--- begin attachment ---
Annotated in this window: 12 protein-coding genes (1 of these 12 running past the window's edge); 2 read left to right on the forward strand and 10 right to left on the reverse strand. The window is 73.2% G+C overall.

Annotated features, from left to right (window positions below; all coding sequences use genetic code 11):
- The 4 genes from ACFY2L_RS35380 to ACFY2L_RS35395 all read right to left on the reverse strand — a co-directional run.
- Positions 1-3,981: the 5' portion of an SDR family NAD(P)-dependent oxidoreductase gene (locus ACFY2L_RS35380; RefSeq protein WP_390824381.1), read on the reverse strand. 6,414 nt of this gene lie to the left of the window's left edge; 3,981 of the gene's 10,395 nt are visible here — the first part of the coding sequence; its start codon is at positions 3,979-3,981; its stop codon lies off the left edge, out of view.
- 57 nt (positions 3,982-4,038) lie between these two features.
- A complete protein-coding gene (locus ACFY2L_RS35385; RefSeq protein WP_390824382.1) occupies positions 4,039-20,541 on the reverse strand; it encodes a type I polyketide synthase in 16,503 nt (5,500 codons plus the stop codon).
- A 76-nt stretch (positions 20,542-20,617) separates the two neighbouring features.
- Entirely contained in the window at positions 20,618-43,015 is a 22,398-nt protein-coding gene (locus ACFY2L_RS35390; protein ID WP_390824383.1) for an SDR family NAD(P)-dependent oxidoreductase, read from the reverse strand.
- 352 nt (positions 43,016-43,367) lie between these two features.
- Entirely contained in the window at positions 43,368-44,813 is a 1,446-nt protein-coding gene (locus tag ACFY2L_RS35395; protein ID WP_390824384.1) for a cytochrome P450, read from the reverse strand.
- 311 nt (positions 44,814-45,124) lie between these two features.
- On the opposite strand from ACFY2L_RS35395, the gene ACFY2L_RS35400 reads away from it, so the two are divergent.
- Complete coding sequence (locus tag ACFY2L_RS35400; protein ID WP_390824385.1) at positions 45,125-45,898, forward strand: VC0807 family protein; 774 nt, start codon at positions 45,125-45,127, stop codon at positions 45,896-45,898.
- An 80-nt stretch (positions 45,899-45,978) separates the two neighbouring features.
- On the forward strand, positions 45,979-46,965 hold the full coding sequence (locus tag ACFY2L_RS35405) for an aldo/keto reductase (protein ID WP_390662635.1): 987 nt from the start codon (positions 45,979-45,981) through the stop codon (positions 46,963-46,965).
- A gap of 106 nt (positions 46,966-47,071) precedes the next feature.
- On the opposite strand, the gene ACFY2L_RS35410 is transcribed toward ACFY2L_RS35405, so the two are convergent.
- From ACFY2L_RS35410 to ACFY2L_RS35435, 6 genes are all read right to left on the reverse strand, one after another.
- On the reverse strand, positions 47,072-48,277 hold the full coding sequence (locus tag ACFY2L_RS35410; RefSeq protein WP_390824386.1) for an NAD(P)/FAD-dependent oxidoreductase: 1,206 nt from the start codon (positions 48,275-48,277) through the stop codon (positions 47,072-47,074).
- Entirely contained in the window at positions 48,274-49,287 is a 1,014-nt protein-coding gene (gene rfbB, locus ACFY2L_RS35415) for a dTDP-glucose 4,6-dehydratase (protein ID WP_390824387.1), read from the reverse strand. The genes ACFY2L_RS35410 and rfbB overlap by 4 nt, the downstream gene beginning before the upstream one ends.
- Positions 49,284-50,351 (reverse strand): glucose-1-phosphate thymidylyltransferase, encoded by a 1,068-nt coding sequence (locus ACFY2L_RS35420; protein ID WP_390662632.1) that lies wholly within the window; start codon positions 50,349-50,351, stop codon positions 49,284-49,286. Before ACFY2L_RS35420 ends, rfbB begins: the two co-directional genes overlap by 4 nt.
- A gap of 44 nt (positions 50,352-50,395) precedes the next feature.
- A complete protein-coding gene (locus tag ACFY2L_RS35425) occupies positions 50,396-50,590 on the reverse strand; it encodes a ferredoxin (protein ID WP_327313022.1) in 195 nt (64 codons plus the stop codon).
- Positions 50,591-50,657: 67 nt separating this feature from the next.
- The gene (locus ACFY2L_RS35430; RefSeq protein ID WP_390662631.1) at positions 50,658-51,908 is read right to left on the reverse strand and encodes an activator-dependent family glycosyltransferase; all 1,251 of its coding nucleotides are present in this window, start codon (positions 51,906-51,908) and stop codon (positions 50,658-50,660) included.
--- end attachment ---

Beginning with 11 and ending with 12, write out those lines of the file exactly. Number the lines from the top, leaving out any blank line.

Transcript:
- 311 nt (positions 44,814-45,124) lie between these two features.
- On the opposite strand from ACFY2L_RS35395, the gene ACFY2L_RS35400 reads away from it, so the two are divergent.